"THIS ain't no quiet riot" spits LA MC Thavius Beck as he begins Burn, one of the tracks on his new album Dialogue.
And he's right, with the album packed with 15 short and seriously hardcore hip hop tracks, each of which reverberates like a slug at his many targets.
This production, which features helping hands from an arsenal of acts such as Saul Williams, Mars Volta man Cedric Bixler-Zavala and Subtitle, is the perfect vehicle for the zealous Beck's understated flow.
Head down, the no-nonsense MC takes apart the social ills of his country, and through his actions, rather than his words, his peers that are squandering their talents on beef and booty.
Dialogue is serious stuff, and seriously good to boot.
Saturday, October 03, 2009
BATH based band Kill It Kid's music is less a sound clash, more a full-on war.
The main protagonists here are blues and folk, but elements of ragtime, indie, country and soul also grapple for the upper hand throughout the group's eponymous debut album.
This eclectic hectic mix leads to a glut of victories - such as the rampant blues explosion Burst Its Banks - and inevitable defeats - such as the uninspiring country plod Private Idaho.
But bold, empassioned and slightly unhinged, Kill It Kid is an invigorating listen.
Friday, October 02, 2009
SHE'S been on a bit of a run of form of late, has Mariah Carey - Memoirs Of An Imperfect Angel follows the ridiculously successful E=MC2 and The Emancipation Of Mimi, which between then spawned 10 hit singles.
So it's a cert to expect a few more pop R&B chart-troublers from this, her 12th studio effort.
However the surprise here is that these singles, such as ponderous lead release Obsessed, are among the weakest moments here.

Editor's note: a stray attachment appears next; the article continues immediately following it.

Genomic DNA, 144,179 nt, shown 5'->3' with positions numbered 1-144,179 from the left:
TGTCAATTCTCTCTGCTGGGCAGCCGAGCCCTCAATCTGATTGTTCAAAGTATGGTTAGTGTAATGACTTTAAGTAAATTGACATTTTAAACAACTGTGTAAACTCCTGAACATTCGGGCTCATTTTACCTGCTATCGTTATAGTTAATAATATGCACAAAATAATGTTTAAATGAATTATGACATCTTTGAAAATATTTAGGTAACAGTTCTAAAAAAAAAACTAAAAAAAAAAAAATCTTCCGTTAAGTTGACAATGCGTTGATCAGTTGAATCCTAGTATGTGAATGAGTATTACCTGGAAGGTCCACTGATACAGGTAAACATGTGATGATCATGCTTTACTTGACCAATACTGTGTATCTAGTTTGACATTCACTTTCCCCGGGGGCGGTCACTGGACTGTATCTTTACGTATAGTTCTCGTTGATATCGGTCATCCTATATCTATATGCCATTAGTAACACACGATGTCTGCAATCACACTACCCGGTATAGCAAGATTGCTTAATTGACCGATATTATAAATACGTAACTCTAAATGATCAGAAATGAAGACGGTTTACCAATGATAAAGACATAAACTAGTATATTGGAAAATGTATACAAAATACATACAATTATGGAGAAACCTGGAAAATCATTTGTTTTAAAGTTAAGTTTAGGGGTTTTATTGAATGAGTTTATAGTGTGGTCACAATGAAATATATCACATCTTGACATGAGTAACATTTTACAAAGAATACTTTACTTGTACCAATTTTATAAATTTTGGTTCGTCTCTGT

Instead as the LP progresses Carey begins to let a welcome sense of humour creep into her polished pop product.
I must declare a disinterest and say it may not be my kettle of fish, but it's a pleasure to hear a star of Carey's maginitude, who must carry a huge weight of expectation, having so much fun with her art.
OPEN Hearts is an appropriate title for Manchester rockers Longcut's second album.
With an alt-rock base pulled around by the group's post rock leanings, yet always anchored by farting electronic basslines, Open Hearts sees the group opening up with a leaner, more honed sound than debut A Call And Response, which was at times prone to posturing over content.
From the opening yelp of Out At The Roots to the cacophonous climax of The Last Ones Here the album is a raw affair, recorded in rehearsal rooms and bathrooms at their Salford home rather than studios - meaning every ounce of blood, sweat and tears poured into the recording has been captured here.
In fact three guitar amps and two tape echo units were sacrificed during the making if Open Hearts - I hope their neighbours were the laid-back sort...
Thursday, October 01, 2009
LOOK no more - folk band Mumford And Sons gorgeous album Sigh No More is here.
The group have risen hand in hand with alt-folk acts Noah And The Whale and Laura Marling, and have been tipped to emulate their successes too - not least on this site back in January!
Luckily the album is worth the wait.
Singer Marcus Mumford's distinctive dishevelled vocals are raw with emotion throughout the LP, especially when bookended by the backing band's glorious harmonies.
These sit atop rising and falling folk tinged with bluegrass, a splash of rock and a host of soaring horns when required, such as on stand out track Little Lion Man.
A glorious, heartfelt collection which justifies the hype, Sigh No More should have them swooning.